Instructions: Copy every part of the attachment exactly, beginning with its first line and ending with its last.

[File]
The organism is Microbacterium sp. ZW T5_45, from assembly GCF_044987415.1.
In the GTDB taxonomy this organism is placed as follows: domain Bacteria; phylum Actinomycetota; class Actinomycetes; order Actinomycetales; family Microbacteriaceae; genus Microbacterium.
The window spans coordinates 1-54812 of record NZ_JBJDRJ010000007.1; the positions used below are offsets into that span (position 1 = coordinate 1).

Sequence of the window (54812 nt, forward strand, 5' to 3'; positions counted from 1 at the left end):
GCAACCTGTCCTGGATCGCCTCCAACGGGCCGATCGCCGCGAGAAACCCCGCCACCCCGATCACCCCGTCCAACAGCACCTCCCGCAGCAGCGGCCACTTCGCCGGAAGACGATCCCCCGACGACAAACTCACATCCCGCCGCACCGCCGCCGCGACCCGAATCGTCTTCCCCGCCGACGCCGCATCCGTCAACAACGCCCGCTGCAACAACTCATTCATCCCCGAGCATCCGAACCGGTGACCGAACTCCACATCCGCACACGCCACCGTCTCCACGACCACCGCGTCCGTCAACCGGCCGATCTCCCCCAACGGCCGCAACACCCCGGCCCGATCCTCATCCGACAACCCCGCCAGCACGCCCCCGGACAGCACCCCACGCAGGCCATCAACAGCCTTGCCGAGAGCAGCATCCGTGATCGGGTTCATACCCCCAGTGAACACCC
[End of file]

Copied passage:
The organism is Microbacterium sp. ZW T5_45, from assembly GCF_044987415.1.
In the GTDB taxonomy this organism is placed as follows: domain Bacteria; phylum Actinomycetota; class Actinomycetes; order Actinomycetales; family Microbacteriaceae; genus Microbacterium.
The window spans coordinates 1-54812 of record NZ_JBJDRJ010000007.1; the positions used below are offsets into that span (position 1 = coordinate 1).

Sequence of the window (54812 nt, forward strand, 5' to 3'; positions counted from 1 at the left end):
GCAACCTGTCCTGGATCGCCTCCAACGGGCCGATCGCCGCGAGAAACCCCGCCACCCCGATCACCCCGTCCAACAGCACCTCCCGCAGCAGCGGCCACTTCGCCGGAAGACGATCCCCCGACGACAAACTCACATCCCGCCGCACCGCCGCCGCGACCCGAATCGTCTTCCCCGCCGACGCCGCATCCGTCAACAACGCCCGCTGCAACAACTCATTCATCCCCGAGCATCCGAACCGGTGACCGAACTCCACATCCGCACACGCCACCGTCTCCACGACCACCGCGTCCGTCAACCGGCCGATCTCCCCCAACGGCCGCAACACCCCGGCCCGATCCTCATCCGACAACCCCGCCAGCACGCCCCCGGACAGCACCCCACGCAGGCCATCAACAGCCTTGCCGAGAGCAGCATCCGTGATCGGGTTCATACCCCCAGTGAACACCC